Simple things that are difficult
We understand how something complicated (functions in Hilbert Spaces, for example) is difficult, but it’s always a bit of a shock to run into something dead simple that turns out to be extremely difficult. Some examples:
1. Three-cushion billiards. Three balls are used: a red one, a white cue ball, and the other player’s white cue ball, which has a black dot. Each player hits one cue ball to make it hit the two other balls, but before the player’s cue ball strikes the second ball for the first time, the cue ball must have previously hit the cushions around the table three times. Seems pretty simple. Actually, even simple billiards—your cue ball must strike the other two, no requirement regarding cushions) is pretty difficult.
2. Go/Baduk/Weichi. An oriental game in which a move consists of placing a stone on a board. Groups of stones unconnected to any free intersections are dead and removed. You get a point for each stone you capture, and a point for each vacant intersection that you surround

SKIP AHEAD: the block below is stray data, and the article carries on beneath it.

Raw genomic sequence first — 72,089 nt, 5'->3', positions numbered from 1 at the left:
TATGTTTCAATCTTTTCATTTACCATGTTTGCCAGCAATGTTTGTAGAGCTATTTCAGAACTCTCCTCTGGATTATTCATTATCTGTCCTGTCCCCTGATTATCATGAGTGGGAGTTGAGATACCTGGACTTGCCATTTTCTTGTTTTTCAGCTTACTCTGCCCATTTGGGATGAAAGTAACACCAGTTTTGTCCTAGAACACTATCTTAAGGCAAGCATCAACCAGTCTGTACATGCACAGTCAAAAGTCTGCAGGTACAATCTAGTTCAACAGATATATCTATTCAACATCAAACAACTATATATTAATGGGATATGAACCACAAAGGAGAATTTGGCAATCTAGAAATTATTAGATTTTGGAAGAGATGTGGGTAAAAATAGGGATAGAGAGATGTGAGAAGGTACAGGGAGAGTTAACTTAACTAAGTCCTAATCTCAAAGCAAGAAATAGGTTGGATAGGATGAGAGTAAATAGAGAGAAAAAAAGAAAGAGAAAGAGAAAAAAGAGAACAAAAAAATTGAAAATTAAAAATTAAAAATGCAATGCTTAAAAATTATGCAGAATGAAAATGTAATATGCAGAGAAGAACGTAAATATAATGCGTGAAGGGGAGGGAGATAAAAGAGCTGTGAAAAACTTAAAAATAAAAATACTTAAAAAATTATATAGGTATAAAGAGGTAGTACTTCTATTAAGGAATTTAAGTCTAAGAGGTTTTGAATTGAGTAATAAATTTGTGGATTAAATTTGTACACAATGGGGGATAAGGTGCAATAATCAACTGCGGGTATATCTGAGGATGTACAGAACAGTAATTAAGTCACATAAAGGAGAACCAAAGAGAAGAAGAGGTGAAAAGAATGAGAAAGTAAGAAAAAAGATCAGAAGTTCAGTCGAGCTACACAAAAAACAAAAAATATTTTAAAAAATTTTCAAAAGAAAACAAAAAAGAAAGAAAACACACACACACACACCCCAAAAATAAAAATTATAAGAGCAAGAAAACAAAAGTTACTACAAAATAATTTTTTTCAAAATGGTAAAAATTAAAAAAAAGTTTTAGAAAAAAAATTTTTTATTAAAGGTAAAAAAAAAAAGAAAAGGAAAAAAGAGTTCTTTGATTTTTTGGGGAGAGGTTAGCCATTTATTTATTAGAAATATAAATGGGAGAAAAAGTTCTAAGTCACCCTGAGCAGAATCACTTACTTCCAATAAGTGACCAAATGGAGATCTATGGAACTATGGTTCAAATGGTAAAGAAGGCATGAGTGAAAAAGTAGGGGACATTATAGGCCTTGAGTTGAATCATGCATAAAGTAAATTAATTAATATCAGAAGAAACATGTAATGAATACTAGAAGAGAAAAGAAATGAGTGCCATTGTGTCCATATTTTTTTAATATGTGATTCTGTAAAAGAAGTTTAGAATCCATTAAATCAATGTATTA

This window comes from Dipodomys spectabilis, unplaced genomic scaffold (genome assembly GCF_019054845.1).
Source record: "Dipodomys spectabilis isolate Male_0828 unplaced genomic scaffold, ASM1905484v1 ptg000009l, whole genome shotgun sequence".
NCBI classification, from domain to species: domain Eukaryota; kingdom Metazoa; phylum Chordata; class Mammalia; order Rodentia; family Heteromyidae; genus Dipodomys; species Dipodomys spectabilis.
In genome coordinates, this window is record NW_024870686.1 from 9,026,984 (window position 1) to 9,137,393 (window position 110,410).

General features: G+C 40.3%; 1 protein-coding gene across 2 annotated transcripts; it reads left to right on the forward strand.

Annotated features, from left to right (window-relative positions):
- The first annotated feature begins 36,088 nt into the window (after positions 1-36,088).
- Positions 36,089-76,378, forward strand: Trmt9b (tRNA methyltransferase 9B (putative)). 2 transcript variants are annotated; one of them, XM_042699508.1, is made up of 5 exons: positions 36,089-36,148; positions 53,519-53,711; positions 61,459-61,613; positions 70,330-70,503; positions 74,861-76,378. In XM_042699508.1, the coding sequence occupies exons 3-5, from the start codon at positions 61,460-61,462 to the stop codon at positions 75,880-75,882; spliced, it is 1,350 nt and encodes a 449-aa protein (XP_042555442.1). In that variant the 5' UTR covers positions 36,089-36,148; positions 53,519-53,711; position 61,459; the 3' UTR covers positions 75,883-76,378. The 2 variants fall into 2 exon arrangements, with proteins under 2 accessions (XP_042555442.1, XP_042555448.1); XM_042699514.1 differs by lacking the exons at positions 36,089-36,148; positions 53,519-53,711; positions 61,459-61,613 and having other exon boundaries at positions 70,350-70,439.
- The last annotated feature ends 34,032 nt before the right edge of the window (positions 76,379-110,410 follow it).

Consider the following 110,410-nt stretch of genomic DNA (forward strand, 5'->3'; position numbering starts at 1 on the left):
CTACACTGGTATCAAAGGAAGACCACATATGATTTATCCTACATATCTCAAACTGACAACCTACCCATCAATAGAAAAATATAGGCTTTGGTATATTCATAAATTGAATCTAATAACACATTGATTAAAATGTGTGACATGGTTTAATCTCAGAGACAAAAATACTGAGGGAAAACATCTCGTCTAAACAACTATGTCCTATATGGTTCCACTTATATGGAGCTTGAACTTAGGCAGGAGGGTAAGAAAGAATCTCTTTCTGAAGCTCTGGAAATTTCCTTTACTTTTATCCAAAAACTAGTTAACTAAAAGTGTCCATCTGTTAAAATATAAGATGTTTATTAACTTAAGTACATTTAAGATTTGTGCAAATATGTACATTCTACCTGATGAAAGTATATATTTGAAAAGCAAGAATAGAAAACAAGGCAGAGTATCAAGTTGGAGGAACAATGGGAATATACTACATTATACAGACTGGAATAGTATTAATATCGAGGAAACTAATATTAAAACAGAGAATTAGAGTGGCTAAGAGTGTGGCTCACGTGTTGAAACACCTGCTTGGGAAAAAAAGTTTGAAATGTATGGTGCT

3. Being honest. Dead simple idea, very difficult to put into practice. Indeed, it’s difficult to be honest simply with yourself, much less with other people. Too many things we want to avoid, deny, or forget. Honesty does bring good rewards—being trusted is nice—but the challenges are easy to underestimate.
I do note that “honesty” can be used aggressively, as a weapon, and I’ve noticed that those who practice this technique are never honest about what they’re doing. Maybe honesty is not so simple: it just sounds simple, but runs afoul of our own confusion and cowardice.
UPDATE: It occurs to me that the first two are skills that can be acquired through practice and coaching—in other words, you can get better at it, and if you practice, you do get better. You may never make it to master, but practice will improve your skill.
So I imagine the same thing applies to being honest. One would, I suppose, start with short intervals, working first on being honest with oneself: trying to dispel illusions, seek counter-examples and contrary evidence for beliefs we hold dear—that sort of thing. Say, 10 minutes to start with, then gradually increasing time. Then add being honest with others: tricky. But I bet practice improves performance.